Do you like birth control but hate that it can't just materialize on your front door like a box of pizza?

Planned Parenthood is on the case, elevating the process of obtaining birth control to a level of convenience usually reserved for Chinese take-out. The organization has just launched a pilot program in Minnesota and Washington State that would allow people to consult with a medical professional online and receive birth control through the mail.

The new program lets people talk to "providers" through video chats or a mobile app. There's no need to set-up an appointment, you can just log on and choose an available medical professional. However, it's not a 24-hour operation. If you're in a hurry to get birth control, you can do it the old-fashioned way, like actually getting out of your apartment and setting foot inside a pharmacy. In Minnesota, the service is available seven days a week, from 9am to 9pm. In Washington, it's only on during weekdays. According to the Minneapolis Star-Tribune, Planned Parenthood started the program about a week ago. The organization's operations in the two states also cover South Dakota, North Dakota, Idaho and Alaska. However, the group is forbidden from offering the service in those states due to legal constraints.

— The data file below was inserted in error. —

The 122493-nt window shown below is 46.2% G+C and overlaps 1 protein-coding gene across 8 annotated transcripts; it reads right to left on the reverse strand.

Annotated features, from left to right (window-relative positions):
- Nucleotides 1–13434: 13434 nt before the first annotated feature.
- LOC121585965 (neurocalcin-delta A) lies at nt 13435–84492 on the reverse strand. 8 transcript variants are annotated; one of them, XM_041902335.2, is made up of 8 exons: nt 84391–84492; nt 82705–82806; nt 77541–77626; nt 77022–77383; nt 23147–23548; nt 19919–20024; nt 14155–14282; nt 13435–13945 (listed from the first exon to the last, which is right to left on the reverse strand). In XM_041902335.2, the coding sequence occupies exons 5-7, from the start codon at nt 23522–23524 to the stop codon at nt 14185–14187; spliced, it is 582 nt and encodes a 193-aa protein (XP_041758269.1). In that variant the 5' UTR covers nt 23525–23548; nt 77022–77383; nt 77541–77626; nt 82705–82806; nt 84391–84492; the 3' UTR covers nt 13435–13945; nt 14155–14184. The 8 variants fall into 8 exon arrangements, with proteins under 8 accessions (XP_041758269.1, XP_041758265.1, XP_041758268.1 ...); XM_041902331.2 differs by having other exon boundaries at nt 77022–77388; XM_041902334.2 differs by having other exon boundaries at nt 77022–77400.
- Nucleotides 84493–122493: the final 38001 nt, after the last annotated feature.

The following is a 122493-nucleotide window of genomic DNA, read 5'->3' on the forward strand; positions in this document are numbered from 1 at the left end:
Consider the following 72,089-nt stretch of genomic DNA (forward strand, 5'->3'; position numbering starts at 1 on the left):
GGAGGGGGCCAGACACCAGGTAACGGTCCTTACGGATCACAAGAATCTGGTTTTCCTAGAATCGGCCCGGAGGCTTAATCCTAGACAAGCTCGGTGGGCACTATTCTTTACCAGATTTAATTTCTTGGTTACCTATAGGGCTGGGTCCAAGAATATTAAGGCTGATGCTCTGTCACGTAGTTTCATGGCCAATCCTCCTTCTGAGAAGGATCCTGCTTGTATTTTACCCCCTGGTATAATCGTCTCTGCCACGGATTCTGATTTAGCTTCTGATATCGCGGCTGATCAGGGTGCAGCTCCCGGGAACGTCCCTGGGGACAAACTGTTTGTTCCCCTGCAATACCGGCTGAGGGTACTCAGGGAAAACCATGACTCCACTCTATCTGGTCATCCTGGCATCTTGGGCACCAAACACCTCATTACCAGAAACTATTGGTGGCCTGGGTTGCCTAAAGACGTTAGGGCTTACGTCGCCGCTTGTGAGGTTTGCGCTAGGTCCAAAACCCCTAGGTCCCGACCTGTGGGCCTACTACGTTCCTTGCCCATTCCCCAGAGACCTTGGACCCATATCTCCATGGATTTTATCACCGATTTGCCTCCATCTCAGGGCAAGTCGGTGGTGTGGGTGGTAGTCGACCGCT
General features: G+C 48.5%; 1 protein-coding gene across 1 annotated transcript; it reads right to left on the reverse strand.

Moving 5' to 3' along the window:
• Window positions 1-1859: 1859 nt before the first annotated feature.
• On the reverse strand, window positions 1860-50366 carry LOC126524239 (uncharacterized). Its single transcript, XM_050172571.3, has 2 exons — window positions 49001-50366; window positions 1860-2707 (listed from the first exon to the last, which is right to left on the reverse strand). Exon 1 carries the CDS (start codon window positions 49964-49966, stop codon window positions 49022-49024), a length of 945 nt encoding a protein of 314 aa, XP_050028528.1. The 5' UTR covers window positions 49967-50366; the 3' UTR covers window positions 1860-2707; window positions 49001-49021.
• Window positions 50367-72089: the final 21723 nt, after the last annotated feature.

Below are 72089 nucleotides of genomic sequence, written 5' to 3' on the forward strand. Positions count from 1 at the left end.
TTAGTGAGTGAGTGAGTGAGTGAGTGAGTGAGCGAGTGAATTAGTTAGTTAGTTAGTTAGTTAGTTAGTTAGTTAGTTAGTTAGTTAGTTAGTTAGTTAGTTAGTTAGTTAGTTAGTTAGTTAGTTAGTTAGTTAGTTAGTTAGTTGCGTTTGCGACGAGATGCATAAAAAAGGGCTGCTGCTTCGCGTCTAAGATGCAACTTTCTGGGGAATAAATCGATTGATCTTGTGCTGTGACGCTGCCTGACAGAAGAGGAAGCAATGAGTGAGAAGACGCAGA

"When a woman needs birth control, she really, really needs it. If we are going to be relevant to them we have to be their online provider," Sarah Stoesz, the head of Planned Parenthood in Minnesota, South Dakota and North Dakota, told the Star-Tribune. 

"Our patients are between the ages of roughly 18 and 29, so they are millennials, and they are used to being on [the] cutting edge of technology adaptation... Planned Parenthood is not their mother's Planned Parenthood... We have really evolved."

An online consultation, or "video visit," costs around $45. However, that price may go up depending on your location, the brand of your drug and what type of medicine you want. A visit only lasts for about 15 minutes, and Planned Parenthood advises logging on 15 to 30 minutes before 9pm. The program will soon be expanded for consultations on sexually transmitted diseases. Similar to the birth control program, patients will also receive medication through the mail. The STD consultations, which are expected to start in October, will focus on gonorrhea and chlamydia patients.

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